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New variant of COVID brings trouble to New York and NJ – NBC New York (47)

what to know

  • You’ve probably heard of the XBB.1.5 variant; it’s the latest “most transmissible COVID variant yet” and appears to be better at binding to human cells, potentially making it more adept at infecting.
  • At present, there is no evidence that the strain, a combination of two previous subvariants of omicron, is deadlier or more likely to cause complications from COVID, but as a senior White House official said last week, if not you have recently been vaccinated or infected, your protection is probably not so good.
  • Nowhere is XBB.1.5 more prevalent than in the northeastern United States, according to the CDC, and hospitalization and mortality rates, along with cases, are rising accordingly.

NEW YORKCOVID-19 hospitalizations in New York and New Jersey climbed to 11-month highs as the most transmissible variant so far, a combination of two previous omicron strains, fuels another wave of infections nearly three years after the pandemic, the latest federal health data show.

Deaths are also on the rise, with weekly death reports for both states currently at their highest levels since early last year, according to the CDC. In New York City, the rolling average of COVID deaths is the highest since February 2022, while rolling hospitalizations are at a level not seen since the fall of the initial omicron wave.

The CDC’s COVID guidelines state that face masks should be worn in all environments in New York City, Long Island and much of the Hudson Valley given the high rate of spread. And the entire state of New Jersey is at the agency’s highest risk rating, its most recent data shows. While elected officials and their health departments have advised people to follow those guidelines, especially if they’re more vulnerable in terms of age or underlying condition, no new mandates have been issued.

And no new mandates are expected either, at this point in the pandemic.

New York State Gov. Kathy Hochul and New Jersey Gov. Phil Murphy, both Democrats, will deliver their State of the State addresses on Tuesday. It remains to be seen whether the ongoing COVID response will once again play a prominent role in those discourses. Given these graphs, the odds are pretty likely.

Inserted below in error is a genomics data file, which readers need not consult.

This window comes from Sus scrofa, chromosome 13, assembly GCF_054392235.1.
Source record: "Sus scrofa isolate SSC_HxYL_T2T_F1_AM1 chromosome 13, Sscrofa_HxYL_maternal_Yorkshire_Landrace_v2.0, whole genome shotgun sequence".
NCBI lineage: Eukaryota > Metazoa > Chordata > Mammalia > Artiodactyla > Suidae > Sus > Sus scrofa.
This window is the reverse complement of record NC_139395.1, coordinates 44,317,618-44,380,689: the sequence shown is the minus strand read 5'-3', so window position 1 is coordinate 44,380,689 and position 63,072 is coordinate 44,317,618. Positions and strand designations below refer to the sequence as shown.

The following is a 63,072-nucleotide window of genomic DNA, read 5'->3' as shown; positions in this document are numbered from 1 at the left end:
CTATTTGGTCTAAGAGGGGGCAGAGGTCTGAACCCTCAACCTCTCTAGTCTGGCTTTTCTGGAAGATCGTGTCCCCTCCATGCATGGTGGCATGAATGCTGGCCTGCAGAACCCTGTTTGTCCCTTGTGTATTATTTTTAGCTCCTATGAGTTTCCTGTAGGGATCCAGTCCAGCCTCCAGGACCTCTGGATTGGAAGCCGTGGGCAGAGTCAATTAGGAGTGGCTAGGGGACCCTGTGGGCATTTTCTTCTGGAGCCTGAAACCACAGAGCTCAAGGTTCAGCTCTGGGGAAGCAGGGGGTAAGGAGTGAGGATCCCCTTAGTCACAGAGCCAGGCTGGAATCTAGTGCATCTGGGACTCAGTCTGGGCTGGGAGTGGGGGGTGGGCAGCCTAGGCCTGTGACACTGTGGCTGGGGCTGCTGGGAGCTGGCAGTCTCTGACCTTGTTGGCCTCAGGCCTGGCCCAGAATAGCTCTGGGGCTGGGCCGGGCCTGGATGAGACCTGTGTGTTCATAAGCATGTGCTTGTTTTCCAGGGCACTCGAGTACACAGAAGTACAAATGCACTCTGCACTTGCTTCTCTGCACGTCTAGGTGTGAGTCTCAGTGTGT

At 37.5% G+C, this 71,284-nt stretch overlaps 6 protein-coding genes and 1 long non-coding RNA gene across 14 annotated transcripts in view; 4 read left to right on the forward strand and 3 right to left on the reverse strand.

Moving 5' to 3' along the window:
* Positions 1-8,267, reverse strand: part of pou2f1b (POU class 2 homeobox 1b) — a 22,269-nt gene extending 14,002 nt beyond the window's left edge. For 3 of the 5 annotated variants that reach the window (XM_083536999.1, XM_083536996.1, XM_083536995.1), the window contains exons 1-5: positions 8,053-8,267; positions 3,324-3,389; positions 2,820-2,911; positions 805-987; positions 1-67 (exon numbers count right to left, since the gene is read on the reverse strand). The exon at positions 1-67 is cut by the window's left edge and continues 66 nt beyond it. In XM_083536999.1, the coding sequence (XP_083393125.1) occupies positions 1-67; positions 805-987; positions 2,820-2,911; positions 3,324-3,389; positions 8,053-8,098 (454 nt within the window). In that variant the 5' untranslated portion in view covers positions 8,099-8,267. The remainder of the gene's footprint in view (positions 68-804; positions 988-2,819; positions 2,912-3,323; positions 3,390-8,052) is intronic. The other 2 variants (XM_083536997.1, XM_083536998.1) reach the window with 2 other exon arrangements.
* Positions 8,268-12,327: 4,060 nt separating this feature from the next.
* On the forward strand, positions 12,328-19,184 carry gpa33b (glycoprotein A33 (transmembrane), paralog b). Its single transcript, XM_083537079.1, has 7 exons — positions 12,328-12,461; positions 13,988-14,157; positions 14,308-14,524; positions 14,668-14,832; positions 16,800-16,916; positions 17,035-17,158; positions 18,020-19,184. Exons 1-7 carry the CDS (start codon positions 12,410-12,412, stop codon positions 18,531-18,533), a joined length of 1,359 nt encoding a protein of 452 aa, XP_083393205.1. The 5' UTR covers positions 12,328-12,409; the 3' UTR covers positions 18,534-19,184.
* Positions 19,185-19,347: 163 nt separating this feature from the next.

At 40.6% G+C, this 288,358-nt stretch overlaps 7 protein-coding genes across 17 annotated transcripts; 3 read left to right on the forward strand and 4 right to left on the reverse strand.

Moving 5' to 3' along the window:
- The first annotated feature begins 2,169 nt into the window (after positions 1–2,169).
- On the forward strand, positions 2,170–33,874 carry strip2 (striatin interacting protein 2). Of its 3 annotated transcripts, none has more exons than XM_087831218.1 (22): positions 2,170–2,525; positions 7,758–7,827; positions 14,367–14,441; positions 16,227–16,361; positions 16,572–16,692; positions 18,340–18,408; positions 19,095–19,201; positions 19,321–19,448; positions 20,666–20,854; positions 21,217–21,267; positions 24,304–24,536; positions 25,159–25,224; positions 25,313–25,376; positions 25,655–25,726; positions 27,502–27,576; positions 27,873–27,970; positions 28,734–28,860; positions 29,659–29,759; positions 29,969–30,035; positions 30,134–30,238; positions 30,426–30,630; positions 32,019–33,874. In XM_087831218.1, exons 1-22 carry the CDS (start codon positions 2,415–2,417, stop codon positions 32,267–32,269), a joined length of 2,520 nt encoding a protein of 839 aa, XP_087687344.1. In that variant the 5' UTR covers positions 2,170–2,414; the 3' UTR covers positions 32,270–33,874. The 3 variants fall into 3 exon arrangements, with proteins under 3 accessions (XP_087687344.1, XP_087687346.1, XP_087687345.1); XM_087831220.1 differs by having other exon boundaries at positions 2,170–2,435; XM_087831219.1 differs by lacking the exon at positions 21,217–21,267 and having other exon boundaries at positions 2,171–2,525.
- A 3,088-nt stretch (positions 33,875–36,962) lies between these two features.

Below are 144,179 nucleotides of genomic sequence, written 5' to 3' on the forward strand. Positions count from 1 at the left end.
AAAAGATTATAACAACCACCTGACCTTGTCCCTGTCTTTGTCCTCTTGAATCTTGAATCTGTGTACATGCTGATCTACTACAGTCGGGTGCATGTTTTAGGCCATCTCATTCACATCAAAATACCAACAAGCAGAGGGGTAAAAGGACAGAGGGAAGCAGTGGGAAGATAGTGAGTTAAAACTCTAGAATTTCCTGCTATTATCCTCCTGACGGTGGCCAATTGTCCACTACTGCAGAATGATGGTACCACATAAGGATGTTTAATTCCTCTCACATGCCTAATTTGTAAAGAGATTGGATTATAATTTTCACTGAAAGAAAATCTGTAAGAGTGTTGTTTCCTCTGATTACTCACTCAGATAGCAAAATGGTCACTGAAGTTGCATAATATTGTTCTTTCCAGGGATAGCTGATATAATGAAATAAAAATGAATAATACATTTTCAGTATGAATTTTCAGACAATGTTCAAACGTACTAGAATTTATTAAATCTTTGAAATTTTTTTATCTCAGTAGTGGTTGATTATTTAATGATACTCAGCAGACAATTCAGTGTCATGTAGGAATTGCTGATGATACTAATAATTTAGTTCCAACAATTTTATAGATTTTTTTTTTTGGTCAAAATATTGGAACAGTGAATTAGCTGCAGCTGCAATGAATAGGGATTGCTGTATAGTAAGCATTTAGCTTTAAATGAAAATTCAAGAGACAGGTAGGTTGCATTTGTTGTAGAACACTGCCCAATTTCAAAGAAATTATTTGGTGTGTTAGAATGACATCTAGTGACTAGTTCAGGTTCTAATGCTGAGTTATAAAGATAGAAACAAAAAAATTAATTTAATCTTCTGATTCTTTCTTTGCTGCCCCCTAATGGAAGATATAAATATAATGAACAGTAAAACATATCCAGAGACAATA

Last week, the New York State Department of Health announced that the XBB.1.5 variant is by far the most locally dominant strain, accounting for more than 50 percent of infections statewide. This percentage is likely to be considerably higher given the relatively small percentage of positive tests that undergo the extensive genetic sequencing process to isolate variants.

The same is true for New Jersey, where 38.4% of XBB.1.5 linked sequence cases reflect data that has not been updated since mid-December. In New York City, where the data also lags, the prevalence of XBB.1.5 is likely well above the health department’s latest 68 percent update on Christmas Eve.

The most recent data from the CDC suggests that XBB.1.5 is spreading in the northeastern United States at a much higher rate than the rest of the country, accounting for up to 81 percent of cases in the region including New York and New Jersey than estimated maximum of 43% for the nation.

While there is “no clear evidence yet,” according to New York State, that XBB.1.5 significantly affects the virulence or disease severity of COVID, early data indicate that it is more infectious than other circulating variants. The fact that it has come at a time when both COVID and flu cases remain high is all the more reason for increased caution, he says.

New York City’s positivity rates are confirming transmissibility issues, with more than a third of neighborhoods across the five boroughs seeing those numbers above 20%, with some places exceeding 30% positivity.

Omicron is still classified as a variant of concern according to the CDC and the World Health Organization. That strain, which first emerged in South Africa in November 2021, although it was likely there before, is the only variant of concern currently circulating, according to the WHO.

To be a variant of concern, WHO states that a strain must be associated with one or more of the following changes at a level of global significance:

  • Increased transmissibility or harmful change in the epidemiology of COVID-19; OR
  • Increased virulence or change in the clinical presentation of the disease; OR
  • Decrease in the effectiveness of public health and social measures or of available diagnostics, vaccines and treatments

Given its level of infectivity and ongoing mutation, WHO recommends that each omicron descendant be monitored differently. That’s what officials in New York and New Jersey continue to do as they implore the public to double down on the mitigations that have been proven to work since the pandemic began, from washing hands and staying home when sick to vaccination, wear a mask in crowded areas and get tested regularly.

Hochul continues to urge New Yorkers, and even the White House, to get their updated bivalent boosters if they haven’t already (see vaccine data). The head of the White House Task Force on COVID recently made the point, saying that if you haven’t recently been infected or received that booster, you probably aren’t protected against XBB.1.5.

Overall, experts say healthy, vaccinated people still have a much lower risk of complications from COVID than either immunocompromised or unvaccinated or undervaccinated people.

As Hochul said in his latest COVID update, “I urge everyone to remain vigilant and continue to use all available tools to keep themselves, their loved ones and their communities safe and healthy. Stay up to date on vaccine doses and test before meetings o If your result is positive, talk to your doctor about possible treatment options.”

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